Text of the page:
The Mormon-church-backed anti-discrimination bill that protects LGBT Utah residents and religious rights received final approval at the state’s Republican-controlled Legislature on Wednesday, and was signed Thursday evening by Gov. Gary Herbert.Photo: Scott G Winterton, The Deseret News (AP)
There were both cheers and tears as many in the Utah LGBTQ community celebrated the passage of a workplace and housing nondiscrimination law in the conservative Utah legislature.
But behind closed doors, I suspect it’s actually the leaders of the Religious Right who are cheering the hardest.
As someone who began as an activist in the Utah LGBTQ community, and fought for years alongside countless others for full workplace and housing protections, I was overjoyed at the possibility that 2015 might finally be the year we stepped closer to equality.
Too many LGBTQ Utahns, myself included, have faced that discrimination firsthand. But once the legislation was unveiled, my heart sank. While there is much to be happy with in the legislation, and the protections it offers to some of the most vulnerable citizens in the Beehive State, the law also contains a tiny Trojan Horse individual religious exemptions clause.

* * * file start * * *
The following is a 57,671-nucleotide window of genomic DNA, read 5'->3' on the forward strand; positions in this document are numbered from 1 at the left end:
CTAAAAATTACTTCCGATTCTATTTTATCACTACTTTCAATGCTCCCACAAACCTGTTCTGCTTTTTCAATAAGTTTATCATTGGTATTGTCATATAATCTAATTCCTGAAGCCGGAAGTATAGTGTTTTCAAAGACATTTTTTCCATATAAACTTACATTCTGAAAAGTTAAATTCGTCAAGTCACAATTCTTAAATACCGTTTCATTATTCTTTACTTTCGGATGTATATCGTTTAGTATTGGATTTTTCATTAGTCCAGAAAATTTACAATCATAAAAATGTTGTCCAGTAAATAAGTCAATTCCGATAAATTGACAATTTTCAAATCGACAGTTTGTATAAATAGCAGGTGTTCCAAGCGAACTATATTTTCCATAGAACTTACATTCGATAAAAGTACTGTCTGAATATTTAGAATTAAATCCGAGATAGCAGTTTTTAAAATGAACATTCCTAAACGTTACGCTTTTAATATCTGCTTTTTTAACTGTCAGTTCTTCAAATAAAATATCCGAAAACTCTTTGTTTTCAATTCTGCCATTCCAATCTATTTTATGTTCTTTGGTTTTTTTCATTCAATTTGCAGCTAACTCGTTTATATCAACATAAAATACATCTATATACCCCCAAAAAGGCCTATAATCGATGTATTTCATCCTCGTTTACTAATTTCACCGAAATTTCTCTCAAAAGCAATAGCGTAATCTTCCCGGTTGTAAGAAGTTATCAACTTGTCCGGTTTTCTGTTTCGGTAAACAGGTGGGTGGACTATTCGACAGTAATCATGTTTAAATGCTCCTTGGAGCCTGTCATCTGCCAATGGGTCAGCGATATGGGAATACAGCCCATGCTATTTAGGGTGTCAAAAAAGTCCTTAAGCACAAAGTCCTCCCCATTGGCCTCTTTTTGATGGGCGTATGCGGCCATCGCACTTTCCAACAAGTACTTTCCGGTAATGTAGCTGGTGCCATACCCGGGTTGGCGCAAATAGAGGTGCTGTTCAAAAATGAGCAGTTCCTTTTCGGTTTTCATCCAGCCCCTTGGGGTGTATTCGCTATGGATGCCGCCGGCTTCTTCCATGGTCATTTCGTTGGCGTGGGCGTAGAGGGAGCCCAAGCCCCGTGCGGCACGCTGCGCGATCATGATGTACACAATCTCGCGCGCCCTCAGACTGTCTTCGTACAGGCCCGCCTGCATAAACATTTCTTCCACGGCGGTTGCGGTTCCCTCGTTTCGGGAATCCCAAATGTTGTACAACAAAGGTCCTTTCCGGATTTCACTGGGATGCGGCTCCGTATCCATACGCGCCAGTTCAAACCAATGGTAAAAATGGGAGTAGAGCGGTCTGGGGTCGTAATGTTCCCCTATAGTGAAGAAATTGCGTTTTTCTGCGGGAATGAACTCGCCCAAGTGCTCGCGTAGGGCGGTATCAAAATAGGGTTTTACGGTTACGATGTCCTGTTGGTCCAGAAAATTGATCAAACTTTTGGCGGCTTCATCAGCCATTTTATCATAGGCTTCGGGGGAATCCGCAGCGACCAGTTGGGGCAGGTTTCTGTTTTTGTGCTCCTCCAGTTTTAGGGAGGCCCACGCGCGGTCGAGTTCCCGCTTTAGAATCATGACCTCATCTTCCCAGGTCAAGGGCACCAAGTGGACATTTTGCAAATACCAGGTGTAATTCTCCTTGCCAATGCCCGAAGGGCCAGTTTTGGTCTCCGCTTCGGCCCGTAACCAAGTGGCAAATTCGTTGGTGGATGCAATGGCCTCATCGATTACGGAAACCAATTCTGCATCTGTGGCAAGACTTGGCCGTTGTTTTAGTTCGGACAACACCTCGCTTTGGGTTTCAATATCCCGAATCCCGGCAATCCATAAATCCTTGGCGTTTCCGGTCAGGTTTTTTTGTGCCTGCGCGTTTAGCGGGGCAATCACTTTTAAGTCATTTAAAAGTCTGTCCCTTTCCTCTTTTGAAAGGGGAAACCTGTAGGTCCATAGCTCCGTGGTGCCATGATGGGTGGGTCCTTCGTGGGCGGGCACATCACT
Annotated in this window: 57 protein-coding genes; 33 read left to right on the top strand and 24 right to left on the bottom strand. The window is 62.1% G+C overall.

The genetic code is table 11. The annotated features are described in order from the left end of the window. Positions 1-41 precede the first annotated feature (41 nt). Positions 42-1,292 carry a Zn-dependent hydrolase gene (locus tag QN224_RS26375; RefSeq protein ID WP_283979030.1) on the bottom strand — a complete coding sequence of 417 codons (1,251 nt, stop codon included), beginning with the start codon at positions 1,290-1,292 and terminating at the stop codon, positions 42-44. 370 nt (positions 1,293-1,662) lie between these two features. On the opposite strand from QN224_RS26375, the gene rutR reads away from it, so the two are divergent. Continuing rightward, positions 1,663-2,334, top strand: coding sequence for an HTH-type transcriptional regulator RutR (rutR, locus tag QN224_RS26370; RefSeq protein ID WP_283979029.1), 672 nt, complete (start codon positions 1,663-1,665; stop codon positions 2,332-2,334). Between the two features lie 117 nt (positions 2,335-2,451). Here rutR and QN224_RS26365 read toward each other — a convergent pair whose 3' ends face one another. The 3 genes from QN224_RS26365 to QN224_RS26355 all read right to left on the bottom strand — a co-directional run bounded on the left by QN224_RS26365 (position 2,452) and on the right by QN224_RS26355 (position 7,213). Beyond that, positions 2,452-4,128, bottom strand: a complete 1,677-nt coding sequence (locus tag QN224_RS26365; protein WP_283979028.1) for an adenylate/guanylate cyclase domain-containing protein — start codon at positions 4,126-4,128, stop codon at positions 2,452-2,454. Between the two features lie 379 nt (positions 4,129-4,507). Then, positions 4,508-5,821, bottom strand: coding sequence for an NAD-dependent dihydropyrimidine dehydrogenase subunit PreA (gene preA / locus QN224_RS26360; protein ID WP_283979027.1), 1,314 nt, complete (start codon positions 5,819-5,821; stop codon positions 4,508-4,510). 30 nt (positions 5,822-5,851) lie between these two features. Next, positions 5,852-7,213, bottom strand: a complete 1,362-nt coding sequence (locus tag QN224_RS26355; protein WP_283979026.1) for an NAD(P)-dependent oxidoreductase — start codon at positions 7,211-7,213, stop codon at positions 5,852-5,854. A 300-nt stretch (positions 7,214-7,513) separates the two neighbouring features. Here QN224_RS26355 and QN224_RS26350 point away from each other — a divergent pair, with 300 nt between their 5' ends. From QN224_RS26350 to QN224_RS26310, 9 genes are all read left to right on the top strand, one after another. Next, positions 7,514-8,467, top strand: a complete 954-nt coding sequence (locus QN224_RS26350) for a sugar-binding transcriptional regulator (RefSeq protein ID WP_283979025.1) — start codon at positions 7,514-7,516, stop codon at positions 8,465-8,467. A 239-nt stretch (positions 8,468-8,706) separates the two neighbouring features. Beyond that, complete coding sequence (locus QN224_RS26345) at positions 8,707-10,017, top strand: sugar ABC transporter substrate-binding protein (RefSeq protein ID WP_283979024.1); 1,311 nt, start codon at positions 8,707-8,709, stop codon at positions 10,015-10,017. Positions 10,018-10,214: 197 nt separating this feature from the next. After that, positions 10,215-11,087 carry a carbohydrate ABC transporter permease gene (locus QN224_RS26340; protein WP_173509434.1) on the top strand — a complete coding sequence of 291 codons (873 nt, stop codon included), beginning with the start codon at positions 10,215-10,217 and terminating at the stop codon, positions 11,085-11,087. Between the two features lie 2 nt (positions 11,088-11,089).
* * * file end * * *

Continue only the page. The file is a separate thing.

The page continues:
The Utah bill is being called a “model” to be used in states around the nation, but we must be forewarned. The individual religious exemption in the law, as small and seemingly noninvasive as it is, could put the civil liberties of everyone at stake for decades to come.
Religious freedom is important, and as a principle has existed since before the writing of the U.S. Constitution. The 13 original colonies were a fractured bunch of near-theocracies, with various Christian sects dominating different colonies—to the detriment of anyone not a member of the particular sect in power locally.
Thanks to the wisdom of Thomas Jefferson and James Madison, the principle of religious freedom in the Constitution set in motion of the disestablishment of the state churches, and the advantages they held in the public sphere. Jefferson’s famous Virginia Statute for Religious Freedom, which predated the Constitution and was the first such law to be enacted in the world, said one’s beliefs or non-beliefs cannot “enhance, diminish, or impact” one’s “civil capacity.”
Individuals were shielded from the tyranny of churches who had previously sought to force them to adhere to their beliefs, and religions were shielded from governments elevating one religion over another.
It has taken us a long time to make it work and, in truth, we are still working on it.